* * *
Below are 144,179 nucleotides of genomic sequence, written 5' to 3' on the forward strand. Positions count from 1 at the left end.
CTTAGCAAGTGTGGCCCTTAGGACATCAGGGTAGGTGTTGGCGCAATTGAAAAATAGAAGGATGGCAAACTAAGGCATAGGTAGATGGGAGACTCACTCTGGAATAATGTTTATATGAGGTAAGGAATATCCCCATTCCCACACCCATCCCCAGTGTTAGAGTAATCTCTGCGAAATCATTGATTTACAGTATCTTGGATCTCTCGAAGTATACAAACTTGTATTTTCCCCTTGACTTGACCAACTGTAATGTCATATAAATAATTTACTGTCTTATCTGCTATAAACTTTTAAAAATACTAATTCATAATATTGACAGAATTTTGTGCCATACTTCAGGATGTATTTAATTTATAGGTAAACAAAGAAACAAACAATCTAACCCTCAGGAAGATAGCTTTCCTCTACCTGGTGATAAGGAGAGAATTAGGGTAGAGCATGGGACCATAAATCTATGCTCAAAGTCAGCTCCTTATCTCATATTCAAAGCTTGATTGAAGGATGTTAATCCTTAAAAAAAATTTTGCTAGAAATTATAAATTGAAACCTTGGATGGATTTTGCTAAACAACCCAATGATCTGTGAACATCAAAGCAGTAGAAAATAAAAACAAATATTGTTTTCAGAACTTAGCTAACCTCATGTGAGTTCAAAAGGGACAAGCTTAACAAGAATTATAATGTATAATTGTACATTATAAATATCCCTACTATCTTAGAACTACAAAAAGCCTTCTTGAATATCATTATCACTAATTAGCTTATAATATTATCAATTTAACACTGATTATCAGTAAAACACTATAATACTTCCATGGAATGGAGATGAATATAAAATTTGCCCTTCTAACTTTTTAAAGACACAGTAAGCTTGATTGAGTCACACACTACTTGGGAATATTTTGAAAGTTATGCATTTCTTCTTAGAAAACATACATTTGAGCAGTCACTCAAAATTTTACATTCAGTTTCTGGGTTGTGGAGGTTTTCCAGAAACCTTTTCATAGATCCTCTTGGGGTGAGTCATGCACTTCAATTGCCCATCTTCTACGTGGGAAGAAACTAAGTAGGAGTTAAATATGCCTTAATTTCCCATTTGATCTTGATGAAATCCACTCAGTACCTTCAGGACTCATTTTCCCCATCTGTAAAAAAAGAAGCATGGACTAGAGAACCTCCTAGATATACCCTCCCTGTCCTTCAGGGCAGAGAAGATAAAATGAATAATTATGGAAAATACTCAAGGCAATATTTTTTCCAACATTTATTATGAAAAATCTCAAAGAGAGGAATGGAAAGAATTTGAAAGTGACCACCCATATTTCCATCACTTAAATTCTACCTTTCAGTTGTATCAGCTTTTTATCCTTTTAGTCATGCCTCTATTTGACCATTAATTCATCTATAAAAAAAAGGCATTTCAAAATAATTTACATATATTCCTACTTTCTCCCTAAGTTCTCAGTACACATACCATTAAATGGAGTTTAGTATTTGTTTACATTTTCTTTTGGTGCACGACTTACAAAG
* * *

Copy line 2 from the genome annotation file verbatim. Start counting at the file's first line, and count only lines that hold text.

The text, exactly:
CTTAGCAAGTGTGGCCCTTAGGACATCAGGGTAGGTGTTGGCGCAATTGAAAAATAGAAGGATGGCAAACTAAGGCATAGGTAGATGGGAGACTCACTCTGGAATAATGTTTATATGAGGTAAGGAATATCCCCATTCCCACACCCATCCCCAGTGTTAGAGTAATCTCTGCGAAATCATTGATTTACAGTATCTTGGATCTCTCGAAGTATACAAACTTGTATTTTCCCCTTGACTTGACCAACTGTAATGTCATATAAATAATTTACTGTCTTATCTGCTATAAACTTTTAAAAATACTAATTCATAATATTGACAGAATTTTGTGCCATACTTCAGGATGTATTTAATTTATAGGTAAACAAAGAAACAAACAATCTAACCCTCAGGAAGATAGCTTTCCTCTACCTGGTGATAAGGAGAGAATTAGGGTAGAGCATGGGACCATAAATCTATGCTCAAAGTCAGCTCCTTATCTCATATTCAAAGCTTGATTGAAGGATGTTAATCCTTAAAAAAAATTTTGCTAGAAATTATAAATTGAAACCTTGGATGGATTTTGCTAAACAACCCAATGATCTGTGAACATCAAAGCAGTAGAAAATAAAAACAAATATTGTTTTCAGAACTTAGCTAACCTCATGTGAGTTCAAAAGGGACAAGCTTAACAAGAATTATAATGTATAATTGTACATTATAAATATCCCTACTATCTTAGAACTACAAAAAGCCTTCTTGAATATCATTATCACTAATTAGCTTATAATATTATCAATTTAACACTGATTATCAGTAAAACACTATAATACTTCCATGGAATGGAGATGAATATAAAATTTGCCCTTCTAACTTTTTAAAGACACAGTAAGCTTGATTGAGTCACACACTACTTGGGAATATTTTGAAAGTTATGCATTTCTTCTTAGAAAACATACATTTGAGCAGTCACTCAAAATTTTACATTCAGTTTCTGGGTTGTGGAGGTTTTCCAGAAACCTTTTCATAGATCCTCTTGGGGTGAGTCATGCACTTCAATTGCCCATCTTCTACGTGGGAAGAAACTAAGTAGGAGTTAAATATGCCTTAATTTCCCATTTGATCTTGATGAAATCCACTCAGTACCTTCAGGACTCATTTTCCCCATCTGTAAAAAAAGAAGCATGGACTAGAGAACCTCCTAGATATACCCTCCCTGTCCTTCAGGGCAGAGAAGATAAAATGAATAATTATGGAAAATACTCAAGGCAATATTTTTTCCAACATTTATTATGAAAAATCTCAAAGAGAGGAATGGAAAGAATTTGAAAGTGACCACCCATATTTCCATCACTTAAATTCTACCTTTCAGTTGTATCAGCTTTTTATCCTTTTAGTCATGCCTCTATTTGACCATTAATTCATCTATAAAAAAAAGGCATTTCAAAATAATTTACATATATTCCTACTTTCTCCCTAAGTTCTCAGTACACATACCATTAAATGGAGTTTAGTATTTGTTTACATTTTCTTTTGGTGCACGACTTACAAAG